The McCall’s ‘got hops like pops’

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The McCall’s ‘got hops like pops’

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 By Chris Burdick

Assistant Sports Editor

The Ogwumike sisters. The Morris twins. The Ball family.

These are some of the most well-known, modern-day basketball siblings. Living proof that basketball is not just a team sport, but a family affair. California State University, Bakersfield has one of these basketball families playing on it’s home court.

Coach Greg McCall has been the head coach for the CSUB women’s basketball team for the last eight years.

As a former player for the CSUB Roadrunners back in 1991, McCall made it all the way to the Division II Final Four. He was also part of the womens basketball coaching staff when they won a Division II title as an assistant coach in 1997.

His love for the sport of basketball has driven his coaching career forward and rubbed off on his children as well. The family seems to gravitate to the game, seeing no shortage of talent on the court.

“It started off as an extracurricular activity. Then just got more serious as they got older,” McCall said. “I was never one of those dads that pushed basketball on them, because I am a basketball junkie.”

Although McCall did not force the game on any of his children, he said that they have all somehow gravitated to the game individually.

Starting with his eldest daughter DeWanna Bonner, McCall was able to help create a successful student-athlete mentality. DeWanna become a star player at Auburn University and was selected 5th overall in the 2009 WNBA draft by the Phoenix Mercury. 

Next was McCall’s second oldest daughter Erica.Following in the footsteps of her older sister, Erica was awarded a scholarship to attend Stanford University. Where she played against CSUB and her father in 2016.

“It was awesome, but I wanted to win. I wanted to beat her and beat Stanford,” said McCall. “The way I coach my team, they are going to play hard for me anyway. But that was just extra motivation.” 

“I knew deep down that everybody wanted Erica to win.” coach McCall laughed. “Because Erica is Erica.”

Cal State lost that game 77-56. And in the 2017, Erica followed in her sister DeWanna’s footsteps once again, and was drafted in the second round of the WNBA draft by the Indiana Fever.

Today, the oldest son of McCall, Justin, is in his sophomore year playing guard for the CSUB men’s basketball team. He is currently working hard to find the same success that his older sisters have found. 

Justin is currently averaging 2.7 points per game off the bench and has registered a career high of 11 points during his game on January 29 against University of California, Santa Cruz.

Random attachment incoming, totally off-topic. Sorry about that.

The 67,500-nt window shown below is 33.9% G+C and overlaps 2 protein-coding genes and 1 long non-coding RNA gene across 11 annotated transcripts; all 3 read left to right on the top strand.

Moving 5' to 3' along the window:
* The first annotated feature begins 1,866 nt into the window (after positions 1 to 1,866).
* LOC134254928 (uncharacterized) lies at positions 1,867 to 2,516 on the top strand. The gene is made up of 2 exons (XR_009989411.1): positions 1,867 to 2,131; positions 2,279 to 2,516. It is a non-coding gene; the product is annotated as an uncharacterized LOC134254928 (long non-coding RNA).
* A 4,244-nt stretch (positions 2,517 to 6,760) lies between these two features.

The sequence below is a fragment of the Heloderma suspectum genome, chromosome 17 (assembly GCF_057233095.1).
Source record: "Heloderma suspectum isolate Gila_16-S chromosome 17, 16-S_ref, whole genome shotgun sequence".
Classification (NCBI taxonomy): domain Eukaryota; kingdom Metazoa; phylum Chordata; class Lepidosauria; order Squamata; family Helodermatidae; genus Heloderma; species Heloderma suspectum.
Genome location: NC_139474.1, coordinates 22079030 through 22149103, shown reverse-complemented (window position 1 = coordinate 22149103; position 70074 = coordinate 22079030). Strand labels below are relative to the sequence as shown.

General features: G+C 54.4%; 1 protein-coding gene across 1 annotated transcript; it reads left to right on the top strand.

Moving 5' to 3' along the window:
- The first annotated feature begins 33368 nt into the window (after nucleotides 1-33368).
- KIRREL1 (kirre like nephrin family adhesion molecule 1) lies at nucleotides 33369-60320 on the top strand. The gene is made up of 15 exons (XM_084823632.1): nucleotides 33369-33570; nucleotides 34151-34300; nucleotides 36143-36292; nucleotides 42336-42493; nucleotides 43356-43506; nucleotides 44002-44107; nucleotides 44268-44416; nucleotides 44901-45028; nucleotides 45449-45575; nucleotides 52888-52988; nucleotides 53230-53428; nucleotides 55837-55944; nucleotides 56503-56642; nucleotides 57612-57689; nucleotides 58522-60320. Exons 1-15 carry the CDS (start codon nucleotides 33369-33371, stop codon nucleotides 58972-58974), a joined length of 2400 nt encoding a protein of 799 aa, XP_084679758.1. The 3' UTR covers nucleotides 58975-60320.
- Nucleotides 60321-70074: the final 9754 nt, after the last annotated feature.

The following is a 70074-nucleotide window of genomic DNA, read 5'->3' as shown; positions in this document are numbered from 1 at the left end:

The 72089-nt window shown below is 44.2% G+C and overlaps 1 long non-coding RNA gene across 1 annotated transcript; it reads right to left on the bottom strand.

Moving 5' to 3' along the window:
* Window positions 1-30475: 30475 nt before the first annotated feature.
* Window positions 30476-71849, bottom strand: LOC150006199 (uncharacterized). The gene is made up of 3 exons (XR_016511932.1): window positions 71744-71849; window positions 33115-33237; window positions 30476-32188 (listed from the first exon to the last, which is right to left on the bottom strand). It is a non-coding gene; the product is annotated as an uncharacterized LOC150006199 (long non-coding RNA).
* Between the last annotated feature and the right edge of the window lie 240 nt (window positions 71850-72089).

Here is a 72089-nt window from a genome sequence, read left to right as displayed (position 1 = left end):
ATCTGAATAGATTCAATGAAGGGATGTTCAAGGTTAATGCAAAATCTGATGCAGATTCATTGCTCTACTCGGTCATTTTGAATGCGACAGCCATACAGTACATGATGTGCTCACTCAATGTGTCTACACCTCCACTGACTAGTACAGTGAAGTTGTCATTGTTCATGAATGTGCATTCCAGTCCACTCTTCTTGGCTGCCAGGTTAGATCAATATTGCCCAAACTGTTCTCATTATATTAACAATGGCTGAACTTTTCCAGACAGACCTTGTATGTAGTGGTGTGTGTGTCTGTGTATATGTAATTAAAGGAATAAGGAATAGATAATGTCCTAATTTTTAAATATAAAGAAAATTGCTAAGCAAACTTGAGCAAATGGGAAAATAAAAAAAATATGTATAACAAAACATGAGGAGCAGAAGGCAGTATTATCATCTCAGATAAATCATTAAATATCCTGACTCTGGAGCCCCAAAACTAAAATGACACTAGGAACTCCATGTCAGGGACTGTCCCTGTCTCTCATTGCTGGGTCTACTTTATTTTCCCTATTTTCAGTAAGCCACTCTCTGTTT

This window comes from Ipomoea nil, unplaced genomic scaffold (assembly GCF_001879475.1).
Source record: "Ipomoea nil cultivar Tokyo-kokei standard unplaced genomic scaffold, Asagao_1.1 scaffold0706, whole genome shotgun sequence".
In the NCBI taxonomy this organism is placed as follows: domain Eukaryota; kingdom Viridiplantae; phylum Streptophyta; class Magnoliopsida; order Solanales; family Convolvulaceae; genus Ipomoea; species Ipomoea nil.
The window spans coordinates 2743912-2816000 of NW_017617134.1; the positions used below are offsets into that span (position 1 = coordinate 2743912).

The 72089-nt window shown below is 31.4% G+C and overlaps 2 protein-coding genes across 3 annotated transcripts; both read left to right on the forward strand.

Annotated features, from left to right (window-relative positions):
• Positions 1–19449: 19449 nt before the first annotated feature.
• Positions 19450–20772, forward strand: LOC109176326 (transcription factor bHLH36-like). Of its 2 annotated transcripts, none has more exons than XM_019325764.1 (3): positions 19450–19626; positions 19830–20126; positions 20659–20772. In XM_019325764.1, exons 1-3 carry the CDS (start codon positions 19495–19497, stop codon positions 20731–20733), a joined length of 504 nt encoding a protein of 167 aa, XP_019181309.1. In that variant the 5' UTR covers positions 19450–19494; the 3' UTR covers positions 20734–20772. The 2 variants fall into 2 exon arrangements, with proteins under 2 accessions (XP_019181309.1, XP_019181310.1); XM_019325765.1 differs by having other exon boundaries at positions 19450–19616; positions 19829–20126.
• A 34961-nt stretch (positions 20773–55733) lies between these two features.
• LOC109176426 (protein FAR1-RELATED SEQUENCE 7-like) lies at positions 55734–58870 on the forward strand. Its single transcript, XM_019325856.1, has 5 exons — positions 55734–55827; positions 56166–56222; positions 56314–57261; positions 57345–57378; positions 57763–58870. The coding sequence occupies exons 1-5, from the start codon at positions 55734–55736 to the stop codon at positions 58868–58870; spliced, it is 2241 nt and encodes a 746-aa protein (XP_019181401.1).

Justin attended Ridgeview high school growing up, and was able to lead the Wolfpack to a 10-0 record in the Southern Yosemite League, and a Division II Central Section title run.

“We don’t really talk basketball that much.” Justin said, talking about his relationship with his siblings. “Just like the normal sibling stuff.”

As is normal in many sibling relationships, rivalries can sprout through competition. This was the case for Justin and his sister Erica growing up.

“Ohh, we definitely went at it,” Justin said. “When I was in 7th grade she used to kill me. She was way taller than me. She was like 6’2’’ and I was only 5’6’’. But we played this last summer and I won so that’s all that matters.”

Justin grew up following the precedent of his sisters before him. He kept up his academics first and works towards having the highest GPA on the team for a second straight year. Both of his sisters did this while playing at the collegiate level.

“I told him like I told Erica, we aren’t going to create anything different. Once DeWanna picks her foot up you are going to put yours right there in the same footprint,” said Coach McCall.

Growing up seeing the success of his sisters only fueled Justin towards the same goal they had, making it to the professional level.

“I don’t feel pressure from anyone but myself. I’ve never been pressured by my sisters, because they are already there, or family to make it to that level,” Justin said. “I want to do it for myself.” 

“I’m just trying to improve my game to help the team win,” Justin said. “No long-term goals right now. Just taking things day by day.”

If professional basketball is not an option, Justin plans to continue his schooling and finish with a degree in history. He wants to become a high school history teacher and coach basketball on side.

“I’ve always been a huge fan of my kids.” McCall said. “My favorite line, even though it comes from their mothers side, has always been hops like pops. Even though I didn’t really have any.”

While reminiscing about a few coach McCall’s favorite memories of his children playing. McCall predicted who would win in a friendly, family pick-up game of horse.

“Me. My kids still can’t beat me.” he said with a laugh. “I’m going to give them one more shot before I turn 50. If not, then I’m retiring the champ.” 

Justin smiled when he was told his father’s answer.

“Oh, I know I’d win,” Justin said laughing. “I told him he doesn’t have to do that. He can’t retire with the crown like that.”

Whether or not DeWanna, Erica, or Justin finally de-throne their father in their family pick-up games.

One thing is for sure, the McCall’s can ball.